The Portland Loo on World Toilet Day

When I heard that they would be opening a new Portland Loo on World Toilet Day, I knew that I would have to go, but I also didn’t want to get my hopes up that I would be the first person to officially pee in it. I’m sure construction workers or plumbers installing the Loo used it, and who knows if it was locked before the ceremony. But what if I could be the FIRST person to pee in the new Loo after the ceremonial first flush? A boy can dream.

Even if I couldn’t be the first, it seemed like an appropriate way to celebrate World Toilet Day, which is actually a pretty serious cause for an event with “toilet” in the title. I biked down to SW Naito and Ash and was surprised to see a pretty good sized gathering, considering it was cold and rainy and was a celebration of a public toilet. But this is Portland.

While I was waiting for the event, someone gave me FREE TOILET PAPER! I’ll probably never use this unless there’s a really big post-apocalyptic disaster and I simply can’t go to Costco for the 115 roll pack.

Portland Commissioner and Blogger Randy Leonard took a break from alerting Batman of trouble (which is what I assume Commissioners do) to speak at the event. [I am on his blog as “event attendee“!]

When the first Portland Loo opened, Mayor Sam Adams did the ceremonial first flush. Randy Leonard flushed the second. And this being the third loo, they let this guy with a mustache (who’s name I didn’t catch) flush the third:

After that, someone spoke about all the scary stats you can find on the World Toilet Day site, but the only word I heard because of the all the wind, rain (and the fact that I was behind her) was “diarrhea.”

I thought there would be a mad dash for the Loo after that. Not that everyone had to go, but who WOULDN’T want to be the first to use it? There were about 5-10 people blocking my path to the loo AND I was pushing my bike. One guy went in, but his sneakers never moved past the doorway. Stage fright. I was getting ready to make my move, but then Commissioner Leonard slowly edged his way inside. Maybe just to take a peek? The door closed. Okay, fine, I could be second after the guy who worked to get the toilets placed around the city. But–and I expect a wild debate about this–I never heard him flush. Not that he forgot to flush, but that he never went.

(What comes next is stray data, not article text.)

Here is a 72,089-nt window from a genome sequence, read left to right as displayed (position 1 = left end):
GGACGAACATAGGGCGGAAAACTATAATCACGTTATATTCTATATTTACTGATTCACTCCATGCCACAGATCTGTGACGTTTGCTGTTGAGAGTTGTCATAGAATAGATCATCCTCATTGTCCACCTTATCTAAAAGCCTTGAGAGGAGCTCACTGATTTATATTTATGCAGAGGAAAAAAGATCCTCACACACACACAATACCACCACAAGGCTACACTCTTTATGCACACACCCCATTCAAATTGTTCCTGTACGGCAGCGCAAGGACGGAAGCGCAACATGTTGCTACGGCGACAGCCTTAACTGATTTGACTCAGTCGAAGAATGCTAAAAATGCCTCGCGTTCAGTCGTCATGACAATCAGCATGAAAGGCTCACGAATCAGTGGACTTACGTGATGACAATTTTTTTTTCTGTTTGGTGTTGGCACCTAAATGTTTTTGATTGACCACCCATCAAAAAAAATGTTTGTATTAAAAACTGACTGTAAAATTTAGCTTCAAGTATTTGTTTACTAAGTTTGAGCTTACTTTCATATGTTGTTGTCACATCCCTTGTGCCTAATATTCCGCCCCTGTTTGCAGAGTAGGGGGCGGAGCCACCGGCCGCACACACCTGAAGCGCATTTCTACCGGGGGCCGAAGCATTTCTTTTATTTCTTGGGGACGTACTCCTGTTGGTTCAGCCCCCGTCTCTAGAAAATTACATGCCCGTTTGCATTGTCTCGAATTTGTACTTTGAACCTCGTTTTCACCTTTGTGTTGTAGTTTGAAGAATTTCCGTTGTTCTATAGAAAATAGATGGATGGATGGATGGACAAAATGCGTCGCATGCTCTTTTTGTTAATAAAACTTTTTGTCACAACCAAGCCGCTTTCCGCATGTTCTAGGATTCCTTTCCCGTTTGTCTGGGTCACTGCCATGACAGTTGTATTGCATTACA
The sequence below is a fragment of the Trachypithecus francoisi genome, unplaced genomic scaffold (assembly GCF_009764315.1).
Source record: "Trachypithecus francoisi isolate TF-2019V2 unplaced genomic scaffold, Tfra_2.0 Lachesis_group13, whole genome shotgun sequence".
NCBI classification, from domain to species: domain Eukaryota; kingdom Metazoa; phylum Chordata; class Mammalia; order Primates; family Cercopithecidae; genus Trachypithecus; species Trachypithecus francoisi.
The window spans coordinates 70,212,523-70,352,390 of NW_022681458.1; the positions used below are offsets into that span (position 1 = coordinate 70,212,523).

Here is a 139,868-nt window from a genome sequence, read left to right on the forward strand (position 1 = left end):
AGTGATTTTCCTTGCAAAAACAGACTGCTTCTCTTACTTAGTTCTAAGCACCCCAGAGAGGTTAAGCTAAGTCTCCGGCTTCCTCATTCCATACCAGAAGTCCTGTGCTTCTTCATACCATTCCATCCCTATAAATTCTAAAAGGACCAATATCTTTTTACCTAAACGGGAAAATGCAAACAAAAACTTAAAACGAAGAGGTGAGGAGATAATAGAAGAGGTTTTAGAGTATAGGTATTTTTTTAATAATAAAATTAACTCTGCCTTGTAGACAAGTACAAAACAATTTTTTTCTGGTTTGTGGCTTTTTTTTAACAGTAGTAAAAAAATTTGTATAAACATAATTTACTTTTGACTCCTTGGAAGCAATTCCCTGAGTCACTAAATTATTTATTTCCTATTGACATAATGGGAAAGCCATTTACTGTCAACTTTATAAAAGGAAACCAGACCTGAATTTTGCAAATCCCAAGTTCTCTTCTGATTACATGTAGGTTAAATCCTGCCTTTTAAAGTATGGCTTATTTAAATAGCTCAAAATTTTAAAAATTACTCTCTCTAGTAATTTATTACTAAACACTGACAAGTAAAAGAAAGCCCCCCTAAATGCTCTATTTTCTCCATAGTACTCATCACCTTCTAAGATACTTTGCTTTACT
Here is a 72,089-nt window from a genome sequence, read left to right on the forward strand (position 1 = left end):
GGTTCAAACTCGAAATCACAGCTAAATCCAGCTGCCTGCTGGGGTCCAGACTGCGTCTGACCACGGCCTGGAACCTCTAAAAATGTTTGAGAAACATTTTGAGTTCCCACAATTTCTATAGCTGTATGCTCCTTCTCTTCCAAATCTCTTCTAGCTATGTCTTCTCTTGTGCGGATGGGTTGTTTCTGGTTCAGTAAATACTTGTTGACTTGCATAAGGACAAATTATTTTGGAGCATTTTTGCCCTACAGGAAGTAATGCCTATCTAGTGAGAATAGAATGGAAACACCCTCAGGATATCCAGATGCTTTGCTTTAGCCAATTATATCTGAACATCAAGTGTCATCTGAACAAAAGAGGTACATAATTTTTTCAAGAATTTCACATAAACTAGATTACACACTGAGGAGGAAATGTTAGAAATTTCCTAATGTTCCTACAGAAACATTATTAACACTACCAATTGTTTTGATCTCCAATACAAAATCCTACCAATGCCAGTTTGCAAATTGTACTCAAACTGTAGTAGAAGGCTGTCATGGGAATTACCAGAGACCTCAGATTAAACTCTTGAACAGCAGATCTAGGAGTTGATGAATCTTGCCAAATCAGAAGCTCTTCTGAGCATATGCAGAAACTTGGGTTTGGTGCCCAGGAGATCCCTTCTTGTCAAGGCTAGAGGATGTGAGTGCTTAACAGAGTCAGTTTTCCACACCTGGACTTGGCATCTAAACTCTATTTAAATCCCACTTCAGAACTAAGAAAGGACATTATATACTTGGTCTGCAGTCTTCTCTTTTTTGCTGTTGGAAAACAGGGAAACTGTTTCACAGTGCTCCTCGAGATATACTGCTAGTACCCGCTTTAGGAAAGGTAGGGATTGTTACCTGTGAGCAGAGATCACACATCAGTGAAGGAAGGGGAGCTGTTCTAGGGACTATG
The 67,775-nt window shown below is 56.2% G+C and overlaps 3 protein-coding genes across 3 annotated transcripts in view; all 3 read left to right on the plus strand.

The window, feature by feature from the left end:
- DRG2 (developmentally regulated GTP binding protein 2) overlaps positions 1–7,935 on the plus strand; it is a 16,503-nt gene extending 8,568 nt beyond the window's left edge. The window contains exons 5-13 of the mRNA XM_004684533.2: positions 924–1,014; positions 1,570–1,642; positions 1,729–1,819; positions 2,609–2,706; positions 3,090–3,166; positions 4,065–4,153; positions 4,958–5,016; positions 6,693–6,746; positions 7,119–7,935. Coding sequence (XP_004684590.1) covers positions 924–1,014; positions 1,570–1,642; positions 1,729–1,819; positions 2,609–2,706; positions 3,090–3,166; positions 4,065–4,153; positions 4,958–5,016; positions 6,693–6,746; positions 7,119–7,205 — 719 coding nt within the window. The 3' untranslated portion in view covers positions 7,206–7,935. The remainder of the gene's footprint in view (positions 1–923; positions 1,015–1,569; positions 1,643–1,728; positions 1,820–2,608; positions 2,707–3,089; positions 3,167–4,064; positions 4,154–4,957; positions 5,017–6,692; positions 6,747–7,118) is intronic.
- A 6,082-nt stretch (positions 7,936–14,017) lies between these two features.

The door opened and a nice woman, who I later found out is named Anna, said she wanted to get a picture of me bringing my bike inside if I intended to go in. There was a guy opening the door and I started to move my bike in, as if he were holding the door for me (the doors are pretty big). I locked the door behind me, flipped up the toilet seat and this is what it looks like when you’re the first person to pee in a Portland Loo after the ceremonial first flush!

When I flushed, the crowd outside cheered. CHEERED! It was awesome. Then I slowly opened the door and pushed my bike out. There was a small crowd of people watching me. I said something too quietly about not putting the seat down. After the event, I was able to get in touch with Anna, who directed me to the Portland Loo Facebook page where there ARE PICTURES OF ME!

After that, I rode off thinking about the controversial Portland Loo opening in the Pearl. I don’t know when it’s opening, but I’ll be there with a full bladder. And if there’s ever a Loo that opens in Sellwood/Westmoreland, let me just say I know someone who would like to nominate himself for the ceremonial first flush.

Review: The Portland Loo

I took my first leak in a Portland Loo, so naturally I need to blog about it. This review pertains to the Loo at SW Taylor and Naito on the waterfront

The first thing you notice when entering the Portland Loo is how spacious it is. Natural light floods in from a skylight above as well as through vented slats. Night time emergency? A motion detector will light up.

The entrance is made of curved metal, which lends a nice design element but I worry about possible acoustic echoing in certain situations. There is hand sanitizer inside as well as a handwashing station outside (no more Benson bubbler handwashing!).

The Portland Loo fits roughly four meth/heroin addicts, or two couples engaged in whatever the public restroom version of a Mile High club is called.

Overall, the Portland Loo provides an upscale alternative to the more drab and uninspired public restrooming offered by fast food chains and gas stations. And yes, with all that space inside, it’s family friendly. A stroller (or bike) would fit inside easily. No word on if pets are allowed.

My first experience in a Portland Loo was much better than I expected from a public restroom. If you are looking for a public yet private place to relieve yourself, I highly recommend it. Rest assured, I’ll be back.